Art Response to Values Exercise (and description of ACT)

As many of you may have heard, in my Anxiety Program yesterday on Friday, we each made a list of values we wished to live by. This program uses ACT, Acceptance and Commitment Therapy.** In a nutshell, using Mindfulness, you Defuse from unhelpful thoughts and feelings, to Accept reality and take Committed action based on your Values. Clearly, anxiety does not help a person meet his or her values since action is compromised by anxiety of some form or other: generalized, social, ptsd, ocd, etc. ACT definitely works for those of us whose anxiety interferes with daily living. Whoda thunk anxiety had been such a problem, My Whole Life?

#supposefamilymighthavenoticedbutdidntsoanyway

Back to Values. Values are those things to live your life by and guide your goals. You never reach them. They may change during your life. And they describe who you want to be and how you want to live your life. Goals are things you can accomplish in a certain amount of time (short or long).  (Example: “I want to attend my son’s football games” is a goal but “I want to be an interested and engaged father” is a value.) It’s important that your goals are just that – YOUR goals. Not your parents’ or society’s goals.

Anyway, I was inspired enough by my list of values – in large part so that I wouldn’t forget them, as my mind is wont to do these days – that I wished to make some sort of art response to the lists I made. Following are pictures of what I came up with for this time of my life. I remember doing this kind of exercise every 6 months or so as I have gone through some outpatient programs. Most values have stayed the same. Some have changed. Some have clarified.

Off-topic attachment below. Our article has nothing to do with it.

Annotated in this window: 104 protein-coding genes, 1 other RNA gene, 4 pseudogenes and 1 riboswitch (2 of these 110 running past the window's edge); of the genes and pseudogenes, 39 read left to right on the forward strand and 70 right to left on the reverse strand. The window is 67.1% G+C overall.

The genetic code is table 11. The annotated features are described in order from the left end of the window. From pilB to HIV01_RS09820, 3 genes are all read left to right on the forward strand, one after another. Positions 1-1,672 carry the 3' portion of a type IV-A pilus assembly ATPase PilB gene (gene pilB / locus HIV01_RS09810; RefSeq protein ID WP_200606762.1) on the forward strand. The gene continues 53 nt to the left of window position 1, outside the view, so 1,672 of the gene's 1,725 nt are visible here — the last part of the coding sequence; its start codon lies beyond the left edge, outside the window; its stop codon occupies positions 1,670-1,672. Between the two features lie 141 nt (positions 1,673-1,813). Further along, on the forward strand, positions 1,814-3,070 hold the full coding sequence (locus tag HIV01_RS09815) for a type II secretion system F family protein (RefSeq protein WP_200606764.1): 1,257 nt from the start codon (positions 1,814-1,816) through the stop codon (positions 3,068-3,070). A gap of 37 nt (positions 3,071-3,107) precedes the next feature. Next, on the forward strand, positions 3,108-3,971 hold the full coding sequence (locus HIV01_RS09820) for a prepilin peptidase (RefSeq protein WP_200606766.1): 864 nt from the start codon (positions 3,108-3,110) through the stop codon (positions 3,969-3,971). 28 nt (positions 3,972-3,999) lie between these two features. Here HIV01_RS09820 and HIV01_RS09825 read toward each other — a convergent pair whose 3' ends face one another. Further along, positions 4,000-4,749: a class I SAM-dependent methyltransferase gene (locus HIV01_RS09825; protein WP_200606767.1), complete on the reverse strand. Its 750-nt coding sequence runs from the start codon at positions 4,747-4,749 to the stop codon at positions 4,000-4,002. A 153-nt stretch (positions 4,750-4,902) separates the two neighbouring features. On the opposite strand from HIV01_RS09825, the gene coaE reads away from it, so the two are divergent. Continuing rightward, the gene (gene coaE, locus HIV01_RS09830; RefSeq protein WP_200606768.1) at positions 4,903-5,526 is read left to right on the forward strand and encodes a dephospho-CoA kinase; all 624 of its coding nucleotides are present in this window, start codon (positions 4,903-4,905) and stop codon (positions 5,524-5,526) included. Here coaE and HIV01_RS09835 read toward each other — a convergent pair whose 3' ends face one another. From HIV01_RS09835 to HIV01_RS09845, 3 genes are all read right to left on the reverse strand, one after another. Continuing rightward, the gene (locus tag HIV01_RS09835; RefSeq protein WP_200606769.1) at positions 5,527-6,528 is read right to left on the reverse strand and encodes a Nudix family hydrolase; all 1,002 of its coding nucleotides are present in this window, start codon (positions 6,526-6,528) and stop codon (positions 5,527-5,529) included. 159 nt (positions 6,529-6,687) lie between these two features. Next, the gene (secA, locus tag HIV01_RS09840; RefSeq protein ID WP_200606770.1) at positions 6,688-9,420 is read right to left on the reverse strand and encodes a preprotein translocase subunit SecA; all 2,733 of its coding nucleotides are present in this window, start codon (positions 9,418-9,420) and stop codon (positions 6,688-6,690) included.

Enjoy!

May this inspire you for your own personal work and art as well!

Values

 

 

Detail - Work/Education

Detail – Work/Education

 

Detail - Relationships

Detail – Relationships

 

Detail - Personal Growth/Health

Detail – Personal Growth/Health

 

Detail - Leisure

Detail – Leisure

 

**Via Wikipedia: ACT commonly employs six core principles to help clients develop psychological flexibility:

  1. Cognitive defusion: Learning methods to reduce the tendency to reify thoughts, images, emotions, and memories
  2. Acceptance: Allowing thoughts to come and go without struggling with them.
  3. Contact with the present moment: Awareness of the here and now, experienced with openness, interest, and receptiveness.
  4. Observing the self: Accessing a transcendent sense of self, a continuity of consciousness which is unchanging.
  5. Values: Discovering what is most important to one’s true self.
  6. Committed action: Setting goals according to values and carrying them out responsibly.
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